- Poor change management processes
- Ineffective corporate governance
- Poor leadership
7 strategies for successful project execution
According to the PMI’s Pulse of the Profession report, the surveyed executive leaders said that only 60 percent of their strategic initiatives met goals. There’s a huge gap between the plan and the day-to-day implementation.
Here are some strategies for project execution plan that will help you bridge that gap:
1. Delegate tasks to get work done effectively
Task delegation does not mean that you let go of every aspect of the project and start depending on the team members. Instead, it means that you enable your team and build their confidence by making them responsible for a small part of the project. It can be a repetitive task or something you feel a particular member is better at.
2. Empower your team to make decisions
An empowering environment is a sufficient motivator for team members that encourages them to go above and beyond. Give them enough authority to make decisions and take the necessary steps to fulfill the plan.
3. Be open to new ideas
It’s good practice to involve the team in making some decisions. Even if they suggest a different approach than what you had in mind, appreciate their input, and be flexible enough to accept better suggestions. This will serve as a good motivator and make the team feel valued and their contributions acknowledged.
4. Manage the communication
It’s the responsibility of the project manager to consistently maintain effective collaboration between the project team and the project stakeholders. You need to share the project’s progress to all stakeholders throughout this phase frequently.
Schedule periodic meetings with the project team to review the current status of the project. Discuss the next steps in the project, obstacles, and how to solve these problems during these meetings.
5. Measure progress regularly
There’s no way to know if you’re staying on track if you aren’t measuring the project’s progress. Your project planning process included setting measurable goals and KPIs (key performance indicators). This is where all the effort you put into documentation comes in handy.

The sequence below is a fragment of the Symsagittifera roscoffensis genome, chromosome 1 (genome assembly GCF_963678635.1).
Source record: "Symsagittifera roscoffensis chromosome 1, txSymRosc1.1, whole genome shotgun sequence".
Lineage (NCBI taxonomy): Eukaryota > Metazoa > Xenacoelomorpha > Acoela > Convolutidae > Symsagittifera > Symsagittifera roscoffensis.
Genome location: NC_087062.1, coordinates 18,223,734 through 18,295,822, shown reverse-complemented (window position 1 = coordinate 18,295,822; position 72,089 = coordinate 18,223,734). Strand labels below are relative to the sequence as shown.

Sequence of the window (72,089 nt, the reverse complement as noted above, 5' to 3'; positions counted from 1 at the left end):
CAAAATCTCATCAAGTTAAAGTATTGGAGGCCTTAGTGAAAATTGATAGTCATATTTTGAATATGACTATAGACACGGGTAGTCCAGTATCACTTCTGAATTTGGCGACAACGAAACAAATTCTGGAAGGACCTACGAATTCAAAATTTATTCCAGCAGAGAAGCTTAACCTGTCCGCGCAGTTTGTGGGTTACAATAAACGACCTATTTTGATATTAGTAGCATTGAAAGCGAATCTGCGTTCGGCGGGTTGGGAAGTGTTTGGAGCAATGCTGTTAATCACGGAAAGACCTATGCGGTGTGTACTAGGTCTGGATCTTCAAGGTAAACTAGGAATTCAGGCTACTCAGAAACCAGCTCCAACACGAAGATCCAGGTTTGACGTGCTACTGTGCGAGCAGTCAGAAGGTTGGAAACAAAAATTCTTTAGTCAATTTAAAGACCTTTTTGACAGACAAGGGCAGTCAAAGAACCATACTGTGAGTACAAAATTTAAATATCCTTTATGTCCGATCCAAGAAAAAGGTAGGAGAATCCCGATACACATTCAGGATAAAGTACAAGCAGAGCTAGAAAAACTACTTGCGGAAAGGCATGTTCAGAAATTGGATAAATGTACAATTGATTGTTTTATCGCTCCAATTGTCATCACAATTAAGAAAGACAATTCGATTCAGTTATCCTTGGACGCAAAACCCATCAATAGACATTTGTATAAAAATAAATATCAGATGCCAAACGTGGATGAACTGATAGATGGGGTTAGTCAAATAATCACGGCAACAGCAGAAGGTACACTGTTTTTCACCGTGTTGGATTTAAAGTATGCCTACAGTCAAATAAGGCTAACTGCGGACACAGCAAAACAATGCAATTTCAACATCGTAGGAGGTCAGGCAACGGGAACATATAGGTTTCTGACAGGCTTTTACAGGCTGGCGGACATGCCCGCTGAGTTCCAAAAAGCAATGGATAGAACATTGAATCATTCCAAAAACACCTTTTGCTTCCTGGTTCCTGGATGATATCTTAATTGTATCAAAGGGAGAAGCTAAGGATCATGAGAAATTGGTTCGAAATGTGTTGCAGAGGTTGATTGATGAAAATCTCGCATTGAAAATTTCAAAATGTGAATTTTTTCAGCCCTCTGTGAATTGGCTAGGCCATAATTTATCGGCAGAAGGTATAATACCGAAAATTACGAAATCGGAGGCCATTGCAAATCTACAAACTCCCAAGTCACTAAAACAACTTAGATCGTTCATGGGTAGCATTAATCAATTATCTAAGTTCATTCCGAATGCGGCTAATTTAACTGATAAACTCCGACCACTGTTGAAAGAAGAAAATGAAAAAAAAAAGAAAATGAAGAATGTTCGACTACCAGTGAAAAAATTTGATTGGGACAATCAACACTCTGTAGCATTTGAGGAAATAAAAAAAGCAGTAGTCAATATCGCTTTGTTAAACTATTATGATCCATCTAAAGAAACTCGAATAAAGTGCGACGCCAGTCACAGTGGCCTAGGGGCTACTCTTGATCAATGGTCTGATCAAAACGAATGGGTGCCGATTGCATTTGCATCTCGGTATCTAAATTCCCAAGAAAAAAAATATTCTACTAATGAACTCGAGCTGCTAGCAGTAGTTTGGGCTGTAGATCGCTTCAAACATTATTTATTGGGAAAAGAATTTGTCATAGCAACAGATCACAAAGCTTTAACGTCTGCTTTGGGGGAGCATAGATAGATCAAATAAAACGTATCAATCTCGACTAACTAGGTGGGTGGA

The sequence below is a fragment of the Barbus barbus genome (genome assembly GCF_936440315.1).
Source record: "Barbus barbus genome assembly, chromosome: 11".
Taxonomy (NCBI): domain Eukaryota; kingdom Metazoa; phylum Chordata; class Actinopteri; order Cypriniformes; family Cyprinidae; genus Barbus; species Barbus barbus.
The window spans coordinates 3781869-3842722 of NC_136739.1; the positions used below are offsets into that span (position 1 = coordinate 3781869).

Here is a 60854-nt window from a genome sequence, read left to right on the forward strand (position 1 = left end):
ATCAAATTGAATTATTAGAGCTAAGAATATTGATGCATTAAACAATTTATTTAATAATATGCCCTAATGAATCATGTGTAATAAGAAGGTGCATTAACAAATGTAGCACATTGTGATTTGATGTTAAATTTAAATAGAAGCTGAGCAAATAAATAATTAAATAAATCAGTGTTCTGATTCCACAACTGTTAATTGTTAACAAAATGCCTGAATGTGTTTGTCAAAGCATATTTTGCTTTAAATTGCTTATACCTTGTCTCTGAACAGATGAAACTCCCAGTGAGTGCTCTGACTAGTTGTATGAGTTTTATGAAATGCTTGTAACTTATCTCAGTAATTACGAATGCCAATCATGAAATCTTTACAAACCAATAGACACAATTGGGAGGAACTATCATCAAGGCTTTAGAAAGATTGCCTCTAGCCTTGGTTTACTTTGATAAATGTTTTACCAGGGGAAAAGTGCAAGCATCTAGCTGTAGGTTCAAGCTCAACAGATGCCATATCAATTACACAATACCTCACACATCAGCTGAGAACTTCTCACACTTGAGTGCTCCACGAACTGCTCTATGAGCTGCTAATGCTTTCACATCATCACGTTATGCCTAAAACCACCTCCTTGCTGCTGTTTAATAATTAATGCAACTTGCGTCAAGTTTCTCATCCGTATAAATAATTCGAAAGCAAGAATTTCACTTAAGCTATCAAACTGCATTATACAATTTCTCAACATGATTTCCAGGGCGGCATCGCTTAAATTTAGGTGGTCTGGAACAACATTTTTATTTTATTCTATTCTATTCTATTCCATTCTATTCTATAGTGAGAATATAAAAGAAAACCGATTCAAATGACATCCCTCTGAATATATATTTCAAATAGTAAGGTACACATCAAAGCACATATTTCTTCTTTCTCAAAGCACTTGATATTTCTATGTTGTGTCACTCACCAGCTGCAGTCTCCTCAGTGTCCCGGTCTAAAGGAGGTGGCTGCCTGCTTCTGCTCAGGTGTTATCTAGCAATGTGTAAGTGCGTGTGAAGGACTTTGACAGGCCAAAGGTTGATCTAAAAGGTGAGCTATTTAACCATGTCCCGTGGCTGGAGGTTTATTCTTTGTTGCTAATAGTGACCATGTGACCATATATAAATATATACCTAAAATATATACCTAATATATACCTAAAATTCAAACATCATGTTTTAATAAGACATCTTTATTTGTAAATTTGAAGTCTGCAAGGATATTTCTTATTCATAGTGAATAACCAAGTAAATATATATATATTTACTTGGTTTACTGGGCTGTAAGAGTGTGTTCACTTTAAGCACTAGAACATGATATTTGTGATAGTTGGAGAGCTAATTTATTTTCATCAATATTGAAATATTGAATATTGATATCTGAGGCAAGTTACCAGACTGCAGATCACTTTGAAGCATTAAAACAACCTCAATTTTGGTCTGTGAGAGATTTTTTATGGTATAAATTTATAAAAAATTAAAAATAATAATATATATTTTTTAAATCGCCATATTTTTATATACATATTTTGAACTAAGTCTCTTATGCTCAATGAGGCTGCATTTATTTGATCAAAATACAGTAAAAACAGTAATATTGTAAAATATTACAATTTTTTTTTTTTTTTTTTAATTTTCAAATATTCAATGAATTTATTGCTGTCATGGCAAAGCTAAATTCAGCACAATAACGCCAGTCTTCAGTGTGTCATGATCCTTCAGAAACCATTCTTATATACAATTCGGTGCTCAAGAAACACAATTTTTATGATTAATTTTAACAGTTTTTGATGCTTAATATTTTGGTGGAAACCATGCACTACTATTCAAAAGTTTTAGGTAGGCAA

6. Control the scope
Almost every project suffers from a nasty monster called Scope Creep. It is when the project slowly grows out of your control and beyond the project’s original scope.
Now, you cannot and should not avoid all change requests. Most projects require you to iterate and adapt to change. Market conditions, client needs, organizational priorities can change and you need to deal with them.
7. Ensure the quality of the output
No matter how flawless your team is, there isn’t a project that’s devoid of defects. It’s always a good practice to make sure that you’ve translated the client’s expectations into the deliverable. Test those deliverables and see if they meet the acceptance criteria
Review all deliverables with the stakeholders
Once you have the deliverables ready, you’d schedule a formal phase review with all key stakeholders. All deliverables are reviewed, accepted, and approved. If there are any passable issues, they are documented along with their resolution plan and all relevant plans and documents are updated accordingly.
Once you have the green light from the stakeholders, you officially proceed to the next phase – project closure phase.
- Project Initiation: A Guide to Starting a Project the Right Way
- The Ultimate Project Management Checklist for Your Team
- Project Kickoff Meetings: How to Set Your Projects Up for Success Right Off the Bat
- 10 Project Management Skills for Successful Project Managers